9. Withdrawal and Isolation: Burnout can lead to social withdrawal and a desire to distance yourself from coworkers or social interactions. You may feel the need for solitude and avoid activities you once enjoyed and you begin losing social skills and confidence.

10. Lack of Satisfaction and Accomplishment: Burnout can diminish your sense of accomplishment and satisfaction in your job or personal life. You may feel stuck in a rut and question the value or purpose of your efforts.

It’s important to note that experiencing a few of these signs doesn’t necessarily mean you have experienced burnout. However, if these symptoms persist for enough time to affect your mental health and interfere with your daily functioning and overall well-being, it’s crucial to seek medical advice, support and take steps to address burnout effectively, such as stress management techniques and other coping strategies.

how to recover from burnout


What are the stages of burnout?

Burnout doesn’t happen overnight; it progresses gradually through distinct stages. By recognising these stages, you can intervene early and prevent burnout from escalating further. The common stages of burnout are:

The Honeymoon Phase: At the beginning, you may feel enthusiastic, motivated and driven to excel. You may even work longer hours, thinking you can handle it all. However, this initial burst of energy is unsustainable.

The Onset of Stress: As the workload and job demands increase, you may experience signs of stress such as irritability, fatigue and reduced productivity. You may still push through, believing it’s a temporary phase.

Chronic Stress: This stage is marked by persistent stress and feeling overwhelmed. Your physical and mental health begins to suffer, and you may notice changes like sleep disturbances, mood swings and decreased satisfaction in work and in life.

Burnout: In the final stage, burnout sets in, leading to exhaustion, depersonalisation and a feeling of being stuck in a rut. You may experience a lack of motivation, decreased performance and strained relationships. Usually, people cannot get out of bed and struggle to focus on anything as they go through this shocked state. Often people think “I’m just going to stop for three weeks and then I’ll feel better” but burnout can often take months, sometimes years to recover from.


How to Recover from Burnout 

The first step to take is to make an appointment with your doctor. The earlier you can get diagnosed and seek medical help the quicker the recovery. If you haven’t got the energy for it, talk to a friend or family member so they can make the booking and accompany you. Depending on the severity of your symptoms, it might be necessary to take temporary medication to stabilise your state for example.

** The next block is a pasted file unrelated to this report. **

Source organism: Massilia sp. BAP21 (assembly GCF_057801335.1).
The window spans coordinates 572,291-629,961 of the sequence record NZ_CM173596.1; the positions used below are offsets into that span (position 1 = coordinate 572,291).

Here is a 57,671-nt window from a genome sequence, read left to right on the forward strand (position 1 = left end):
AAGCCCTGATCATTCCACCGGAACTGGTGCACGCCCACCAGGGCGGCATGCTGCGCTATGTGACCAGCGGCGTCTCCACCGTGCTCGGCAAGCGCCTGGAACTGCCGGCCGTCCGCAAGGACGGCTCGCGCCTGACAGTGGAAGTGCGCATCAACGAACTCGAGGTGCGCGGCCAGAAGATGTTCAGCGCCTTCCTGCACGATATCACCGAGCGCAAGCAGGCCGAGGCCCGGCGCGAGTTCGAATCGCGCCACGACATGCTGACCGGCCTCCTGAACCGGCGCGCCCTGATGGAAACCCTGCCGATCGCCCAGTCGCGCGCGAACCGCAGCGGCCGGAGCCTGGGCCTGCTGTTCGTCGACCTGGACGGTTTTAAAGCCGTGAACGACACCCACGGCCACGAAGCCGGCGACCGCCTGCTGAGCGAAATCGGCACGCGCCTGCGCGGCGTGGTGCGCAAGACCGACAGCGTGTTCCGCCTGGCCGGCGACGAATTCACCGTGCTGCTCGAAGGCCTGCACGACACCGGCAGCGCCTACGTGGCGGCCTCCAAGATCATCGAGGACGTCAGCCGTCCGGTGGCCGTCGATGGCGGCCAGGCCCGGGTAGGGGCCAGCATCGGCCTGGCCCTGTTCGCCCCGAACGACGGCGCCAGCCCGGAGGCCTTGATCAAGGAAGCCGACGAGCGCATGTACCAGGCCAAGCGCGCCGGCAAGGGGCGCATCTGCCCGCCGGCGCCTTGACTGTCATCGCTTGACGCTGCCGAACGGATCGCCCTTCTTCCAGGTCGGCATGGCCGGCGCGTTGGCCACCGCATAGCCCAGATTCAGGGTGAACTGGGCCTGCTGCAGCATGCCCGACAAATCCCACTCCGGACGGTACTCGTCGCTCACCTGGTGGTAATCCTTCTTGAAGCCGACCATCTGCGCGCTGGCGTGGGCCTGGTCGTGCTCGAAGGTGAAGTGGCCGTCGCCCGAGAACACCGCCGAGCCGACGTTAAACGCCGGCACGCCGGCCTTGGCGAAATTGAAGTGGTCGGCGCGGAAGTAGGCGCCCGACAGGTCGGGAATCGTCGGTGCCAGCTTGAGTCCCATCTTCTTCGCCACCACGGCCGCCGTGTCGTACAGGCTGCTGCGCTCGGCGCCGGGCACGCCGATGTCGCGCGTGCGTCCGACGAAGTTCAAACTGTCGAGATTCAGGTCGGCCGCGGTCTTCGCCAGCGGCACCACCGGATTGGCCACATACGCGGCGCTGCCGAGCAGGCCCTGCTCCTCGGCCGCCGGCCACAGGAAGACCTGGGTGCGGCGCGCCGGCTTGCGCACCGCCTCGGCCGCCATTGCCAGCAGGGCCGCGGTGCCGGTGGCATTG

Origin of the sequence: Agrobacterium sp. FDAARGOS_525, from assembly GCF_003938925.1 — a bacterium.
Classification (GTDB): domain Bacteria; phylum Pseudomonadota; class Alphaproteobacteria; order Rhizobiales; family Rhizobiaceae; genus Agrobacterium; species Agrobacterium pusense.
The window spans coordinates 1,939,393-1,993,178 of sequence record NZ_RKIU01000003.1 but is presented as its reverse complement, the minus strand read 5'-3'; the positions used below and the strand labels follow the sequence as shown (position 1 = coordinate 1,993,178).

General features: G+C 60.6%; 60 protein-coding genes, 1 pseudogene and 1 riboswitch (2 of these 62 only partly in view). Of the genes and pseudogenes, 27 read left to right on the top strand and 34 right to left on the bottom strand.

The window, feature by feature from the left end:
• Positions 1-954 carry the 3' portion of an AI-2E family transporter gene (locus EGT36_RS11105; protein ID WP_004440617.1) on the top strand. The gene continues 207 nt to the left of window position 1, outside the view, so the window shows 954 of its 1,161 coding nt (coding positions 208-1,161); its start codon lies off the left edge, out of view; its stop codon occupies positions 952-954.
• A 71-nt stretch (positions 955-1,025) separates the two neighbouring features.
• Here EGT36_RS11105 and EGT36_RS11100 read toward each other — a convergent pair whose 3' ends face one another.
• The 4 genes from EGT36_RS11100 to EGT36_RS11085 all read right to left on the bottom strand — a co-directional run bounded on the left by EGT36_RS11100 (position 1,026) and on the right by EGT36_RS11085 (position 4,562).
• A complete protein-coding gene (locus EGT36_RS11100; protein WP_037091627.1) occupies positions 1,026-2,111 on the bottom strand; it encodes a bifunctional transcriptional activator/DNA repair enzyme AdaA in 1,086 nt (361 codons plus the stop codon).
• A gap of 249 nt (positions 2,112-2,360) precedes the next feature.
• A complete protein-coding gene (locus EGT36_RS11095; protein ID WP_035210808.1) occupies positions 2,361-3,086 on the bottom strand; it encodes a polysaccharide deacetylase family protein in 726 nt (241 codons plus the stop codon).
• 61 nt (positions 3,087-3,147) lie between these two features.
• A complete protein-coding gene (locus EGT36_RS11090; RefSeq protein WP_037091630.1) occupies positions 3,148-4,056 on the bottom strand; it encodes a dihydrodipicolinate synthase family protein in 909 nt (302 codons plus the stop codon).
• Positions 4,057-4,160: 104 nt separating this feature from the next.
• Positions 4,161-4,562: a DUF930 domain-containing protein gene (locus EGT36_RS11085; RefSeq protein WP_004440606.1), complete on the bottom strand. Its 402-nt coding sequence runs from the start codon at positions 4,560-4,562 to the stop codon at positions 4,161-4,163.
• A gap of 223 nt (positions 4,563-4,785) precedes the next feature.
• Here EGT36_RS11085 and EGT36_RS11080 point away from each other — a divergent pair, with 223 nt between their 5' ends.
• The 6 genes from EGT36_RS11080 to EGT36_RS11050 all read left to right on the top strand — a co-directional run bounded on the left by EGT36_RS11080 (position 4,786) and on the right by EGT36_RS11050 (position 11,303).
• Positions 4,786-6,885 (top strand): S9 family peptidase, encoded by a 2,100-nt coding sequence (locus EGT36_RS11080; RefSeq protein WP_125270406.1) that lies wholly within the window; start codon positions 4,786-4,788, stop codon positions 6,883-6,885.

Burnout recovery is a journey that requires medical advice, self-reflection, self-care and making intentional changes to restore balance in both your body and mind once you feel stabilised and have a bit more energy. Here are some effective coping strategies to help you recover from burnout:

Awareness and Acceptance: Becoming aware that you may be burned out and taking your first step towards recovery can be difficult. It takes courage and self-acceptance. Think about the courageous and recent stepping down of New Zealand’s Prime Minister, Jacinda Ardern, saying that she ”‘no longer has enough in the tank. Her honesty and brave move were applauded by many as more people than we think suffer from burnout.  Acknowledging what you feel without no judgement can help you to accept the situation you are in and that you are experiencing burnout.

Prioritise Self-care: Make self-care and your personal health a top priority. When you burn out, your adrenal hormones are completely depleted and your nervous system has been pushed beyond its limit as it’s been in sympathetic mode for so long. It’s important to reconnect your body and mind through gentle self-care exercises, like relaxation and breathing techniques. Try lying down and practising these types of calming exercises. If you feel like moving, go for it. Just remember that a short walk or some stretches might be enough to start with as a more strenuous form of exercise might deplete you further, especially in the initial stages of burnout. When you feel ready, regular exercise and focusing on a nutritious and healthy diet will help you in your recovery.

Seek Support: Consider talking to a doctor as you may be prescribed medication to help you recover from burnout. If you feel comfortable, try reaching out to friends and family members who can provide emotional support which can help you feel less alone. Talking to a professional, such as therapy, may give you valuable insights and coping mechanisms.